Playing With Fire

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(by Lawrence O’Donnell) (2017) Our favourite book on the incredible 1968 Presidential election remains the superb and impartial work by visiting British journalists, An American Melodrama. But this work by leftie Lawrence is a terrific read, once you learn to shut-out the partisan noise swirling about every chapter.  There’s nothing new here except the charge of treason by Nixon over the Anna Chennault affair, which O’Donnell mines from a book by the almost equally, but less noisily, partial John A. Farrell. [For his Book Richard Nixon: The Life, Farrell has read Haldeman’s notes of conversations with Tricky Dick and implies…

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Not For All the Money in the World

December 15, 2017 | Posted by Peter Jakobsen | CRIME, Drama Film, FILM, HISTORY, USA History |
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December 15: John Paul Getty III, kidnapped and ransomed, turned up alive near Naples on this day in 1973. He’d been missing for months.  A letter had arrived the previous month with an accompanying parcel and the curt message: “This is Paul’s ear. If we don’t get some money within 10 days, then the other ear will arrive. In other words, he will arrive in little bits.” His grandfather, J Paul Getty Snr., who was worth over $2 billion US, was a tad parsimonious about paying the ransom (although with 14 other grandchildren and a loathing of appeasement, he must have thought…

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“Once More, With Feeling”

November 5, 2017 | Posted by Peter Jakobsen | HISTORY, MUSIC, Opera, OPERA |
Statue of Hans by Johann Konrad Krausser (photo by T. Voekler)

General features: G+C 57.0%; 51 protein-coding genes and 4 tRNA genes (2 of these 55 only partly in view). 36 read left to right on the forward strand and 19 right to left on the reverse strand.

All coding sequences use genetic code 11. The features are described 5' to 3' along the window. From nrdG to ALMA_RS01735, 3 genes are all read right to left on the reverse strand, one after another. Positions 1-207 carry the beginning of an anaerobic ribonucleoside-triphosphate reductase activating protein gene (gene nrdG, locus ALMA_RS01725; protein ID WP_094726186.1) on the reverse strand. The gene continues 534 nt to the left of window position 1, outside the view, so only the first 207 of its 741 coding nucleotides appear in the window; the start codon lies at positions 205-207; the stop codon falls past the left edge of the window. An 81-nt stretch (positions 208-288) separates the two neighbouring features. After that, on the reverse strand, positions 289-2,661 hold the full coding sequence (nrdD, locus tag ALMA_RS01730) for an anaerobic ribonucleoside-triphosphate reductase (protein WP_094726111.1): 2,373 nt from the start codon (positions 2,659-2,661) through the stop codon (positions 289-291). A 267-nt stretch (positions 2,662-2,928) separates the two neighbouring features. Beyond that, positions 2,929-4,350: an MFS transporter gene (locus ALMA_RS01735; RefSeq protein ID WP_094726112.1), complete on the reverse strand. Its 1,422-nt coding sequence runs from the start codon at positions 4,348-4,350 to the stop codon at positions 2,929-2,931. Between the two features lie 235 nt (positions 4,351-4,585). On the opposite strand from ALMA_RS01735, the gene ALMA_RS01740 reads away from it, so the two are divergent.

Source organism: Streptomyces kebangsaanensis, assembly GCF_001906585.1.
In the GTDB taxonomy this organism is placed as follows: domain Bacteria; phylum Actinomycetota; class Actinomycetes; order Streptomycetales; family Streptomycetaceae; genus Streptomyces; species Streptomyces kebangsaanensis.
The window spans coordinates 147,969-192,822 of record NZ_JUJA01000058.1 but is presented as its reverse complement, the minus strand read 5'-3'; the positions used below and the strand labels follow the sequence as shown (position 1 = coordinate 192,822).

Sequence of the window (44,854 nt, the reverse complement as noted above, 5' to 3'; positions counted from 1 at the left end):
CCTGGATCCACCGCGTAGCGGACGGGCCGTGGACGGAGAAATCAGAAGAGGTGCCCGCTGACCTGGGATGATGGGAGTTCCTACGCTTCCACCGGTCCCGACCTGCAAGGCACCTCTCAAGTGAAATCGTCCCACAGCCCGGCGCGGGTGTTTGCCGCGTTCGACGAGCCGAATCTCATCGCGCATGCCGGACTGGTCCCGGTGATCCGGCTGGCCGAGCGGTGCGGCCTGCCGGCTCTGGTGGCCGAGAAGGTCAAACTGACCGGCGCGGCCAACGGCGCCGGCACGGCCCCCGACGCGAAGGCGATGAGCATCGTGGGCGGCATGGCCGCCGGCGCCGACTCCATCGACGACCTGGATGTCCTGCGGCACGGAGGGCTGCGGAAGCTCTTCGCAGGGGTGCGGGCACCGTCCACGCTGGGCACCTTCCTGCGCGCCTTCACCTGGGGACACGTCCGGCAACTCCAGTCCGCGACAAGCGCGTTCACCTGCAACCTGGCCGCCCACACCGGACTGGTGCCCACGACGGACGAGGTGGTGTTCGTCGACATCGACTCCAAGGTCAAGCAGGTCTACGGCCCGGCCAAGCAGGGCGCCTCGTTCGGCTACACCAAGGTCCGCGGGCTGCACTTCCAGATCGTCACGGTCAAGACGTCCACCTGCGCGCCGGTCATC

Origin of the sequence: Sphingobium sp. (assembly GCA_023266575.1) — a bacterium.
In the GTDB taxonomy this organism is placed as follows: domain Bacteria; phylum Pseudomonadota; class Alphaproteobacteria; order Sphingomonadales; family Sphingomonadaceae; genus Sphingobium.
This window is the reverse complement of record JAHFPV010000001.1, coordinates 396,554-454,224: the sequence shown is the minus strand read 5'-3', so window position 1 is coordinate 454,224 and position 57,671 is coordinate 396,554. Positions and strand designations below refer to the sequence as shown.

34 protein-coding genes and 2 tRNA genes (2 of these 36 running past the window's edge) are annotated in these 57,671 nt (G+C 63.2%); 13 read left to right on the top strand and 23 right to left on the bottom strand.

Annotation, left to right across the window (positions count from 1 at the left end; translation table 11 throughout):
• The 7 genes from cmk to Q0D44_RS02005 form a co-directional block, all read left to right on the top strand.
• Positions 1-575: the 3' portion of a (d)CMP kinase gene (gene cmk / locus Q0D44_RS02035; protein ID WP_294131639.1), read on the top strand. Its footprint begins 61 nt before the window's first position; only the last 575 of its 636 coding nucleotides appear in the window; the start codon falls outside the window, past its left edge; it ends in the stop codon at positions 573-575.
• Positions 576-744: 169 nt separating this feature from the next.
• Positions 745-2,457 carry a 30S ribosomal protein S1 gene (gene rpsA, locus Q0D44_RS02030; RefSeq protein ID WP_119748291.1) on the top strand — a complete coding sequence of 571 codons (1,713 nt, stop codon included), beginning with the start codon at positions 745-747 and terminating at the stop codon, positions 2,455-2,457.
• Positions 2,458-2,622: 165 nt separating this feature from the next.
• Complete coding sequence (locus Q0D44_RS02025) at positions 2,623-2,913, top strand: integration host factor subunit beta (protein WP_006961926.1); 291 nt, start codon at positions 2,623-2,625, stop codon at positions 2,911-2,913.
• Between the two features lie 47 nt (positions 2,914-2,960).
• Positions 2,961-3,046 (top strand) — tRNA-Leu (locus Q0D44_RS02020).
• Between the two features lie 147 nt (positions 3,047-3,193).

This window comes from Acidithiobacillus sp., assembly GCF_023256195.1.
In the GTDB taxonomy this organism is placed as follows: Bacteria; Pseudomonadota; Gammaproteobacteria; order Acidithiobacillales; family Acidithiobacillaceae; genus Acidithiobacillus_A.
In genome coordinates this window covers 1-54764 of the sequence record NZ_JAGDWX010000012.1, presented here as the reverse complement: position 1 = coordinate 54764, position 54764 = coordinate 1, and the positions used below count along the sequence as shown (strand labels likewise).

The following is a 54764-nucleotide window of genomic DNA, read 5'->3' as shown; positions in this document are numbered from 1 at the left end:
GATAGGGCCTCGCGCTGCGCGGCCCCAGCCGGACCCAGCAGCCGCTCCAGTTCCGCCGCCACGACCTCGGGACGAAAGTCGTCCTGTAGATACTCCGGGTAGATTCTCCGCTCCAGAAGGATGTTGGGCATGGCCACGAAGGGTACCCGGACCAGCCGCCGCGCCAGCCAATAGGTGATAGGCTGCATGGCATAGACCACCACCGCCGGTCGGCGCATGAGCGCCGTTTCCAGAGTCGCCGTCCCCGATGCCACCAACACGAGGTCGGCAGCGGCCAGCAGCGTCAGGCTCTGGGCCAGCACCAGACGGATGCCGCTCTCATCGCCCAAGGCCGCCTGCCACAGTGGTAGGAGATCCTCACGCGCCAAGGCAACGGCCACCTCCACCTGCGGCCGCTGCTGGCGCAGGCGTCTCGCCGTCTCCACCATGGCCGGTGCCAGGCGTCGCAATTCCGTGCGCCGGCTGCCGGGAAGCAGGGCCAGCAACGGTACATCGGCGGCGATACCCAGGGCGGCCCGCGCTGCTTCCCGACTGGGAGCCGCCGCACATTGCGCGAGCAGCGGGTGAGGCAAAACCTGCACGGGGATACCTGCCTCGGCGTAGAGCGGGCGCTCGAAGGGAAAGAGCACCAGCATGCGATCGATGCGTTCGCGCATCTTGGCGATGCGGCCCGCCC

Statue of Hans by Johann Konrad Krausser (photo by T. Voekler)

Hans Sachs (born 5 November 1494, in Nuremburg), was an early version of Jerry Leiber and Mike Stoller, John Lennon and Paul McCartney, Carole King, Elvis Costello, all the great songsmiths and wordsmiths of popular music. Thing is, he did it solely for glory, not bread and jam; for the latter, he kept his day job. For his life, he got one of the great operas of all time; today, he gets birthday wishes from The Varnished Culture.

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The Cars That Ate Reason

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Mitsubishi folded car manufacturing in Australia in 2008.  Last year, Ford closed. This October, Holden closed its plant at Elizabeth, with stacks of local workers shown the door and associated industries going to the wall.  It is not as if we made crap cars.  It wasn’t from lack of an enthusiastic local market for Holdens and Fords. And it’s not as if the good old Aussie taxpayer hadn’t stumped-up its fair share of subsidised cash to keep the embers glowing. Market forces are many and varied. But they tend to follow immutable, organic, rules.  When organised car-making started up in…

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The Charge at Beersheba

October 28, 2017 | Posted by Peter Jakobsen | Australian History, Classic Film, FILM, HISTORY |
Painting by George Lambert (c/-Australian War Memorial)

Painting by George Lambert (c/-Australian War Memorial)

31 October, 1917: That late afternoon saw the last great cavalry charge in history. The Australian 4th Light Horse Brigade staged a ridiculously audacious and brilliant wheeze that routed the opposing forces of the (once truly great) Ottoman Empire. This bit of derring-do cleared the way for the taking of Gaza, and allowed British forces under General Allenby to enter Jerusalem, the first Christian occupier since the Crusades. Allenby had worked out that Beersheba (in Ottoman Palestine) was critical to overcome, in order to advance on, inter alia, Damascus.  But there were fortifications and well-manned, 9 feet-deep trenches, held by Turkish soldiers who were…

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